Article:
Dining Room

VT Tab Dining Room Information

Dining Room History

Of noble proportions and of a style that recalls state dining rooms in English country houses of the 18th century, the Dining Room was an appropriate setting for the formal dinners that Mr. Frick hosted, at a rate of two per week, from October through May. Lining the walls are 18th-century British paintings, a customary choice for the dining room of a grand residence. Because the furniture in this room was to be used, it was modern. Mr. Frick’s interior designer, Sir Charles Allom, based his designs on English models of the 18th century. From the basement kitchen, food was sent up via a dumbwaiter to the adjoining Butler’s Pantry.

Acoustiguide Audio Tour:
Colin B. Bailey, Deputy Director and Peter Jay Sharp Chief Curator, The Frick Collection

Decorative Art in the Dining Room

The furniture was designed by the London firm of White Allom for this room.

Covered Chinese Porcelain Jar with Gilt-Bronze Mounts, Chinese, Qing Dynasty, 1644–1912. French 18th-century mounts, c. 1735–50. Purchased 1915.

Paul De Lamerie, 1688–1751. English. Silver-Gilt Écuelle, 1739/40. Silver- Gilt Ladle (attributed to De Lamerie), c. 1739. Both purchased 1916.

Four Chinese Porcelain Covered Jars with “Famille Rose” Decoration, Qing Dynasty, 1644–1912. Purchased 1915.

Ferdinand Berthoud, 1727–1807. French. Mantel Clock with Figures Emblematic of the Triumph of Love over Time, c. 1765–70. Purchased 1916. The clock is signed by the horologist who worked on the clock at the foot of the Staircase.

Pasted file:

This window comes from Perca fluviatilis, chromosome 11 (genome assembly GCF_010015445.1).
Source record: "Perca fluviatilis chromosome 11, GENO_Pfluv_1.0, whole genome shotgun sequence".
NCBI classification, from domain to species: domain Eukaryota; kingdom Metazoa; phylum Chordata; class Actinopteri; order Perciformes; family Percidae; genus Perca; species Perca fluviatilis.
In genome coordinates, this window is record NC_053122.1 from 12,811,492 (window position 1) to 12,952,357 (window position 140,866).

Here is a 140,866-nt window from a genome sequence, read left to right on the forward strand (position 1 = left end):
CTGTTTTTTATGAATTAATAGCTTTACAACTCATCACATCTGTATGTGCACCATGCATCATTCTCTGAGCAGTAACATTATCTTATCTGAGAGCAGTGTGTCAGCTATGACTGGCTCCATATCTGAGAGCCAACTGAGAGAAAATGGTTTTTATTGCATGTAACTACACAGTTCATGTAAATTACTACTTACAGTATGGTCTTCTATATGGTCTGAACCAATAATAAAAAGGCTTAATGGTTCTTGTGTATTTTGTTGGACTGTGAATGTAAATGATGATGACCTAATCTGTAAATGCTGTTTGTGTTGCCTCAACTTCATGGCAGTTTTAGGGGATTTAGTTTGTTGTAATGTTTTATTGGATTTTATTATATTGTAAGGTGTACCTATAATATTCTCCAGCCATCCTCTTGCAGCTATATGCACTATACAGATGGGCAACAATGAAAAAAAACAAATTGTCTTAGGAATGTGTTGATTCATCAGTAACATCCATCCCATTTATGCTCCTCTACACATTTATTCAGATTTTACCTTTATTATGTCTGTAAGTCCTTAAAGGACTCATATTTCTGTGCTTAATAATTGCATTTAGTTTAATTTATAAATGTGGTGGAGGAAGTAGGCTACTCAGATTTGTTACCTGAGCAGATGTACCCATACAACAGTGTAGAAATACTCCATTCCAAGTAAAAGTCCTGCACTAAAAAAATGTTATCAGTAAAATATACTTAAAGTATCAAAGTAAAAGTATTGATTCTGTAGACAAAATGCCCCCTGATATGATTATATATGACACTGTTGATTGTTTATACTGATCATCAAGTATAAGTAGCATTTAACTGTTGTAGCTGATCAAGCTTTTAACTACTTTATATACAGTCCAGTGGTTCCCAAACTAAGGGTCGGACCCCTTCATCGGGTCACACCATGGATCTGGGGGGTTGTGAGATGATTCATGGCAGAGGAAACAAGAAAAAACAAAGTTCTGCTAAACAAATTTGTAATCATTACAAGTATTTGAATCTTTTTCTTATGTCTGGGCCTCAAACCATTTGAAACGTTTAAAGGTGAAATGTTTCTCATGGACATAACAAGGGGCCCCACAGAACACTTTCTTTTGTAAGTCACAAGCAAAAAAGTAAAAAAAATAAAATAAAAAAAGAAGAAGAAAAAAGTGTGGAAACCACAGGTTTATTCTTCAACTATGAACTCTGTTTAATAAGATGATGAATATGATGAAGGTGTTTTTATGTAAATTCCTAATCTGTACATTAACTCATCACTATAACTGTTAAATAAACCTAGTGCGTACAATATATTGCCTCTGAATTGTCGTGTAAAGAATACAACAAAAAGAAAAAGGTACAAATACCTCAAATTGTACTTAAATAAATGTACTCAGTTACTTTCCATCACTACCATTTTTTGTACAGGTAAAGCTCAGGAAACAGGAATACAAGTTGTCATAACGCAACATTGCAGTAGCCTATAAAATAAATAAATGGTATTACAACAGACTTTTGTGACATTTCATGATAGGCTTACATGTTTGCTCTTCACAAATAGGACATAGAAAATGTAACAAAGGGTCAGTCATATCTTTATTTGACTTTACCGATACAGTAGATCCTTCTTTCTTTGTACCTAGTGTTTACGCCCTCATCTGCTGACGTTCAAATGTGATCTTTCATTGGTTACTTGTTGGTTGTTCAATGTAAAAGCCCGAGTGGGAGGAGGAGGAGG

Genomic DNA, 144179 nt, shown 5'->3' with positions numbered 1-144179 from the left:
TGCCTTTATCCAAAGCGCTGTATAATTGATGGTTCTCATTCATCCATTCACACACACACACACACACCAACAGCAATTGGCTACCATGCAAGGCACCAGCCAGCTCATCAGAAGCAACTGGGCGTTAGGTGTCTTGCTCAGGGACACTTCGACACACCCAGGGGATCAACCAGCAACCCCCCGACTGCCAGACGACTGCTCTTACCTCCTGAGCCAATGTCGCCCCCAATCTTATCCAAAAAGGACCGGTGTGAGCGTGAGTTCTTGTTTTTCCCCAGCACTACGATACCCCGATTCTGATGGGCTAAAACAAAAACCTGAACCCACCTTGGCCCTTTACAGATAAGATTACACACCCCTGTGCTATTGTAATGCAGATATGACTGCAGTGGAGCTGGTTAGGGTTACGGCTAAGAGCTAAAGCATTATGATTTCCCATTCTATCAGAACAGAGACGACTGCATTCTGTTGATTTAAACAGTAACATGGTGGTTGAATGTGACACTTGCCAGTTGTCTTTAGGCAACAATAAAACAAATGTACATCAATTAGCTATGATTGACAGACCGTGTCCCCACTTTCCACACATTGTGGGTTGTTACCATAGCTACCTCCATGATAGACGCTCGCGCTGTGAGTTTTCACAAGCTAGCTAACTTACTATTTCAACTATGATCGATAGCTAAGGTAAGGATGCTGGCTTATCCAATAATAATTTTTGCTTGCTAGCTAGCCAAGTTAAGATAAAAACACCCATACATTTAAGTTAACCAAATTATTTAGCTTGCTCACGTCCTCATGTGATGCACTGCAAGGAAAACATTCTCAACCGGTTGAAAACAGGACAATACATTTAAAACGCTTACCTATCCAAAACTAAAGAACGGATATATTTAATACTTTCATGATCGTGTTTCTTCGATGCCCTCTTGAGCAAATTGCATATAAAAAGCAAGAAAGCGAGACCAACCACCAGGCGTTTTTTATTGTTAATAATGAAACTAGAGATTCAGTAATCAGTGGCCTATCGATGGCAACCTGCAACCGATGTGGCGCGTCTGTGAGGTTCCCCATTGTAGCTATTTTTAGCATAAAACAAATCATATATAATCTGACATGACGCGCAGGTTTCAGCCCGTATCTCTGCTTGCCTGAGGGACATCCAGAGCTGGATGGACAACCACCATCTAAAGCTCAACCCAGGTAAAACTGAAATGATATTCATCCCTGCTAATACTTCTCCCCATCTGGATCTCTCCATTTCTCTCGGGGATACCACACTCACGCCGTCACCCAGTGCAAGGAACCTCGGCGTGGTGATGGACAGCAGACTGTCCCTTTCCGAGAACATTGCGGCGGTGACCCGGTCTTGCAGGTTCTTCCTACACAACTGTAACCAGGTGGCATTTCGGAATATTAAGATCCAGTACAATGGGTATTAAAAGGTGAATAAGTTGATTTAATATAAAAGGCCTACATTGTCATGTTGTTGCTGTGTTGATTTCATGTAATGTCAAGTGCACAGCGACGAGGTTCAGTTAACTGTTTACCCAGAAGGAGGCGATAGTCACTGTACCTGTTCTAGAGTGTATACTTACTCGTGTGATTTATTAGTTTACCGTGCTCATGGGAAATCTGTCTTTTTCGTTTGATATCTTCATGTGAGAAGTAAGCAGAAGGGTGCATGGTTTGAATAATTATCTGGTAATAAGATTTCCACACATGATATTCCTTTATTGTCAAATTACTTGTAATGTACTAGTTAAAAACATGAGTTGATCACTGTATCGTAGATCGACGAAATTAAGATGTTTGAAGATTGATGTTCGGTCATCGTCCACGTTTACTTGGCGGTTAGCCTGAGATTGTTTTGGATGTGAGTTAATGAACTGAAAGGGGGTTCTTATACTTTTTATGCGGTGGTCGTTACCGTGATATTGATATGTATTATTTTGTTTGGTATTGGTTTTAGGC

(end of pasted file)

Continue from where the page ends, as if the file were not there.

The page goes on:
Dining room, 1927

Dining Room, 1927

Dining Room, 1927

Dining Room, 1927

Dining Room during Frick Collection construction, 1933

Dining Room, 1935

Dining Room, looking southwest, 1947

Dining Room, looking northeast, 1947

Dining Room, north wall, 1947

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View Works Currently on Display in the Dining Room

For the most up-to-date information on works of art that are currently on display in the Dining Room, please click here.

 

Google Art Project

Google recently announced the major global expansion of last year's groundbreaking Art Project. This unique collaboration merging art and technology now includes 151 partners in 40 countries around the world. In the United States alone, the project has expanded beyond the initial group of four museums, which included The Frick Collection, to represent 29 partners — ranging from large institutions to university galleries — in 16 cities.

For more information about this project, see Google Art Project

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